nep-ino New Economics Papers
on Innovation
Issue of 2010‒05‒15
six papers chosen by
Steffen Lippert
Massey University Department of Commerce

  1. The determinants of technology transfer efficiency and the role of innovation policies: a survey By Maria D.M. Oliveira; Aurora A.C. Teixeira
  2. Regional economic divide and the role of technological spillovers in Italy. Evidence from microdata By Aiello, Francesco; Cardamone, Paola
  3. Innovation, firm dynamics, and international trade By Andrew Atkeson; Ariel Burstein
  4. Corporate Liquidity Management and Future Investment Expenditures By Christopher F Baum; Mustafa Caglayan; Oleksandr Talavera
  5. A model-based analysis of the impact of Cohesion Policy expenditure 2000-06: simulations with the QUEST III endogenous R&D model By Janos Varga; Jan in 't Veld
  6. Scarcity, regulation and endogenous technical progress By Raouf BOUCEKKINE; Natali HRITONENKO; Yuri YATSENKO

  1. By: Maria D.M. Oliveira (UPIN, Universidade do Porto); Aurora A.C. Teixeira (CEF.UP, Faculdade de Economia, Universidade do Porto; INESC Porto; OBEGEF)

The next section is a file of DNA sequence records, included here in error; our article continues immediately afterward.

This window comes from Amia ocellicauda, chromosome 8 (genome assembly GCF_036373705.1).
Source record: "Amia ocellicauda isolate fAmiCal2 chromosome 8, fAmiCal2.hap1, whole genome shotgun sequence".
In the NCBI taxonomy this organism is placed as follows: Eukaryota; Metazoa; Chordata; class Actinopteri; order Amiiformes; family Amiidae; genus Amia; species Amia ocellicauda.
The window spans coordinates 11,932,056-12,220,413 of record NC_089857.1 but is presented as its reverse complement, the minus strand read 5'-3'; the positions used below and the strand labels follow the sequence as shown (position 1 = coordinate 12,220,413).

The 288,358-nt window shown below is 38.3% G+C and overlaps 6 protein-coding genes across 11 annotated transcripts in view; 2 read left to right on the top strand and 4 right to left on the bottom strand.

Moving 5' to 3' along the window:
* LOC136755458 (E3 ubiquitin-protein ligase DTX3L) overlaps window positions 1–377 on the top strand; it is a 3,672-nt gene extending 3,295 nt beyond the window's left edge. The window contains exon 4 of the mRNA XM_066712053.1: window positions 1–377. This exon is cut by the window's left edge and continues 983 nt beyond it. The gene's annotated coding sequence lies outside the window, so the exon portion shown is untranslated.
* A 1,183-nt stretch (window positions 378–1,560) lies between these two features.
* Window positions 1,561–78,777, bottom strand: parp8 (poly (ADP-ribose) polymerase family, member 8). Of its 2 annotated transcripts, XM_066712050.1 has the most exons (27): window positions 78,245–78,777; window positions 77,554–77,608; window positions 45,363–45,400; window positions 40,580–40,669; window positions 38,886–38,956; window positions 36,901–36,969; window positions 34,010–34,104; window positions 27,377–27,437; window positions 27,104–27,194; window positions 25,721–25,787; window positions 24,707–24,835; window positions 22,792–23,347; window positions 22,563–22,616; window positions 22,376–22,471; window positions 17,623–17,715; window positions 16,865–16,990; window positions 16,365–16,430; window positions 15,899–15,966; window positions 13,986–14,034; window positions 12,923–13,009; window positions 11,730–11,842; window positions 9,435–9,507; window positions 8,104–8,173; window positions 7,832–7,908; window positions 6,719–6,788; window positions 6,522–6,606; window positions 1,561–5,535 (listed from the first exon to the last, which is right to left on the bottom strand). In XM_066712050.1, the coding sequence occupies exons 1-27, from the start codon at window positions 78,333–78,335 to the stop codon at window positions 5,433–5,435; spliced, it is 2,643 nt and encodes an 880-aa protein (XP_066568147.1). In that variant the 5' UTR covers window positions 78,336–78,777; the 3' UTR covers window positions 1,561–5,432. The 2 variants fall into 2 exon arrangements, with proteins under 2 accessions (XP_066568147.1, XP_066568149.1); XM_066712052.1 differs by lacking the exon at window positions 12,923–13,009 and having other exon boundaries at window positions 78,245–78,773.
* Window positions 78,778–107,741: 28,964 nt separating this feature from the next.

Abstract: The diversity found in the various Technology Transfer Offices (TTOs), besides being a consequence of the capacities and motives of the different stakeholders involved (public research organisations, industry, consulting firms and public authorities) also reflects the specificities of public incentives or policies and their differing degrees of commitment to technology transfer. Notwithstanding the fact that the literature on technology transfer is voluminous, few studies (up to the present date) have investigated the role of innovation policy on TTOs efficiency and the instruments available for governments to improve technology transfer from publicly funded research. The present paper surveys the literature on the determinants of TTOs efficiency, highlighting in particular the role of innovation policy. Additionally, evidence within the context of the European Union on innovation policies for technology transfer improvement is detailed.
    Keywords: Technology transfer, innovation policies, technology transfer efficiency
    JEL: O31 O34 O38
    Date: 2010–05
  2. By: Aiello, Francesco; Cardamone, Paola